Somehow, in this chaotic and crushing year, some of the best music we’ve seen since the dawn of the millennium has prevailed. We surveyed Diamondback staff about the best and most iconic songs of 2020, and with more than 100 submissions, we’ve now narrowed them down to a top 20. (See what we did there?)

And before we get into it, yes, we realize we are not Pitchfork or Rolling Stone — we are college students, and we will not apologize for the music we listen to!

While there might be a lot from this year we may want to forget, the following 20 songs are the exceptions. So here’s to hoping for a “WAP”py New Year.

– Jason Fontelieu, diversions editor

  1. “Dear April” – Frank Ocean

The enigmatic Frank Ocean was kind enough to drop “Dear April” this year, blessing our ears with yet another track about accepting the sorrows of heartbreak. The deep, haunting reverb of the backing instrumental only enhances the simultaneous hope and pain in Ocean’s voice, making him sound like he’s almost on the verge of tears. It’s OK, Frank … this song made me cry, too.

– Allison Cochrane, opinion columnist

  1. “Can’t Cool Me Down” – Car Seat Headrest

The heavily layered synths of “Can’t Cool Me Down” embody Car Seat Headrest’s transition into fame — and all the anxiety that comes with it. No longer do we hear the lo-fi, DIY aesthetics of the band’s prior records. Rather, Making a Door Less Open embraces a new direction toward polished electronic-pop, perfectly conveying the pressure of the limelight in all its glory and grime.

– Allison Cochrane, opinion columnist

  1. “The Box” – Roddy Ricch

Maybe I’m just bitter that “The Box” torpedoed my Billboard Hot 100 column by monopolizing the top spot for so long that I actually couldn’t write about anything else for more than two months. It’s the one song that gave me a full-on existential crisis in 2020, making it perhaps the best representation of the year as a whole. That’s worth something, right? But seriously, fuck “The Box,” in all its catchy, inane glory. 

– Tyler Golsen, diversions writer

  1. “Can I Believe You” – Fleet Foxes 

Every song by the Fleet Foxes feels like a warm hug on a cold winter morning. “Can I Believe You” wraps me up in a blanket of lush choral harmonies, while its sunny folk-rock chorus lulls me to sleep. But most of all, it gives me hope for a new start — maybe when I wake up, it’ll be in a fresh and snow-covered new year.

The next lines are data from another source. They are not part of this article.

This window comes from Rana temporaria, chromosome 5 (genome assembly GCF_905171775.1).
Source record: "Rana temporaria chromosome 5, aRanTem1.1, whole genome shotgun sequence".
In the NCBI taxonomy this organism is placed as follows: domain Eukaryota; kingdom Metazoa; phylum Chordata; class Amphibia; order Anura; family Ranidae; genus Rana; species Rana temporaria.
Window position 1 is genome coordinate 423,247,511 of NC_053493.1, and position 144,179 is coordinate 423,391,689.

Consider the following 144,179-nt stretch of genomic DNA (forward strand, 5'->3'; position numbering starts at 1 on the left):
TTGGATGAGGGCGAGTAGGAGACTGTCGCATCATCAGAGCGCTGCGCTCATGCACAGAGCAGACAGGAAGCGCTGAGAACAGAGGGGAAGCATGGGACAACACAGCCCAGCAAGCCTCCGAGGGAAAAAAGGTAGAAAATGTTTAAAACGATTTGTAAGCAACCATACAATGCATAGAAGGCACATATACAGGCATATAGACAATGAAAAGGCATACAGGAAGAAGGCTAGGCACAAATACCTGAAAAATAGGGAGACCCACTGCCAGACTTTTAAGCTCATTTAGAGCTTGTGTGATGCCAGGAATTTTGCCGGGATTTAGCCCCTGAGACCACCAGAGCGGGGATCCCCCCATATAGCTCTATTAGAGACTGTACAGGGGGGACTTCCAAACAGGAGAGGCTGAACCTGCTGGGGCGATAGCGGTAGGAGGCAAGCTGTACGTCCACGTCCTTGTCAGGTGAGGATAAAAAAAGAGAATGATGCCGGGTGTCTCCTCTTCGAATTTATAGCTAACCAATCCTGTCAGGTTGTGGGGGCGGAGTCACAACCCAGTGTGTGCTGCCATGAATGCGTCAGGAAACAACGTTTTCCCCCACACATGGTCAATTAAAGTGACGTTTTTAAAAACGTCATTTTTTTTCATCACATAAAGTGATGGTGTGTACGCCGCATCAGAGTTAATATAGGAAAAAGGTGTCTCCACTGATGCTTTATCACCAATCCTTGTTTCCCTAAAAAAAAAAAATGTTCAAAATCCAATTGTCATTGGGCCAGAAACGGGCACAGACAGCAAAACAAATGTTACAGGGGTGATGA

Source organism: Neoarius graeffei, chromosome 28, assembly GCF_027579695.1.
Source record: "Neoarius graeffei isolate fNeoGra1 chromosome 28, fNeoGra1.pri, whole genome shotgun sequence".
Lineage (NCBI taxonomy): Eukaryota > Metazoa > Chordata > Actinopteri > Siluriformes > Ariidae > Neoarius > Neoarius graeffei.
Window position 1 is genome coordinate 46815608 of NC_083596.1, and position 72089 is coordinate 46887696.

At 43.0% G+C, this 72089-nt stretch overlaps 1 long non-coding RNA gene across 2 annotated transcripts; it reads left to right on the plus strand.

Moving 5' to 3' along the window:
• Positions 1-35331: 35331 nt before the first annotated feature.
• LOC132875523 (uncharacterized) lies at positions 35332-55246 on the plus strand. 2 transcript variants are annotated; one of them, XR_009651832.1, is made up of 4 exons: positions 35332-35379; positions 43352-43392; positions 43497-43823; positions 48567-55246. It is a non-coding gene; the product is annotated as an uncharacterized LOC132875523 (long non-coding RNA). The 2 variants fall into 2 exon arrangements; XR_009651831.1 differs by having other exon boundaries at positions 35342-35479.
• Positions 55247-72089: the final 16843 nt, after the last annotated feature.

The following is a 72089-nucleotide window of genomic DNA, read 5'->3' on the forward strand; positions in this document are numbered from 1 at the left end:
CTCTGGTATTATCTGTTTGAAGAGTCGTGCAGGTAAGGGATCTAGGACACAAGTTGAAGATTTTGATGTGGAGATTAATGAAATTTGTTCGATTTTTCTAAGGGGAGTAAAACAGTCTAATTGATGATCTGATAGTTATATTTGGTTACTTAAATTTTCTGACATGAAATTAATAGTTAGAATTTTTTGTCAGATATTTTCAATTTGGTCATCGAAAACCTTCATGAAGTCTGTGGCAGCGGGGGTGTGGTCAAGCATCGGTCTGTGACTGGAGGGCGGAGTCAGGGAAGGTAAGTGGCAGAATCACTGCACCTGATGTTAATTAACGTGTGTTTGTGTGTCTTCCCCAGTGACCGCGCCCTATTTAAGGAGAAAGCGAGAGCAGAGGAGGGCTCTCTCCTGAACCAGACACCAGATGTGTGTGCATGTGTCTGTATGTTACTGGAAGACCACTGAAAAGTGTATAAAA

– Allison Cochrane, opinion columnist

  1. “Circles” – Mac Miller

This one is a delicate ode to subtle everyday cycles and mortality. The song comes from his  album of the same title, Circles, released posthumously in January. The soft song is a simple exploration into Miller’s acceptance of his addiction. The intro to the song, “Well, this is what it look like,” was also popularized by TikTok, humorous in only the way Gen Z can be when dealing with death. 

– Rachel S. Hunt, engagement editor

  1. “positions” – Ariana Grande

“positions” sets the tone for Grande’s sixth studio album of the same name. The double entendre launched her into her latest era, exploring sexuality on a deeper level. And to top it off, a music video with Grande as commander in chief in the Oval Office? Nothing but respect for my president.

– Emma Grazado, assistant engagement editor

  1. “Pussycat Doll” – Flo Milli

Give Flo Milli a beat and she runs with it. Once you hear her signature “Flo Milli shit, bitch” at the beginning of “Pussycat Doll,” the bars start coming and they just don’t stop. Listening to this song makes me feel the confidence Flo Milli exudes — she is the Head Bitch In Charge.

– Emma Grazado, assistant engagement editor

  1. “If You’re Too Shy (Let Me Know)” – The 1975

This song starts with Matty Healy singing, “I see her online all the time,” which honestly epitomizes 2020 and the virtual interactions we’ve grown so accustomed to. In The 1975’s classic style, it starts with a long, relaxing intro which builds up to an upbeat melody I can’t help but dance to.

– Emma Grazado, assistant engagement editor

[‘It’s horrible. Go get it’: The Diamondback’s review of Dunkin’s Sugarplum Macchiato]

  1. “Borderline” – Tame Impala

“Borderline” brings back retro ’70s vibes with the twirling music patterns and echo-y vocals that Tame Impala does so well. The lyrics question the relationship between being known and being loved — and the dangers of both. The speculative song was released as a single in 2019, but the album it appears on, The Slow Rush, came out in February.

– Rachel S. Hunt, engagement editor

  1. “I Like Him” – Princess Nokia

2020 was the year we all gave in to TikTok (if only for lack of anything else to do), and with that came a rush of viral songs (enough for Spotify to start up a playlist titled “Internet People”). If we’re talking cultural impact, Princess Nokia’s has got this one in the bag. But beyond the song’s virality, “I Like Him” is easily a feminist earworm you’ll wish you’d heard of sooner.

– Sabrina Li, assistant engagement editor

  1. “Do It” – Chloe x Halle

The album Ungodly Hour prompted the collective awakening of the people to the greatness that is Chloe x Halle. Everything — from the duo’s humble start as up-and-coming YouTube cover darlings, to the release of their 2018 album The Kids are Alright — has led up to the stunning genre-bending soundscapes and attached visuals of their 2020 rebirth, Ungodly Hour. “Do It” offers just the right amount of feel-good-night-out escapism for this brutal year. 

– Sabrina Li, assistant engagement editor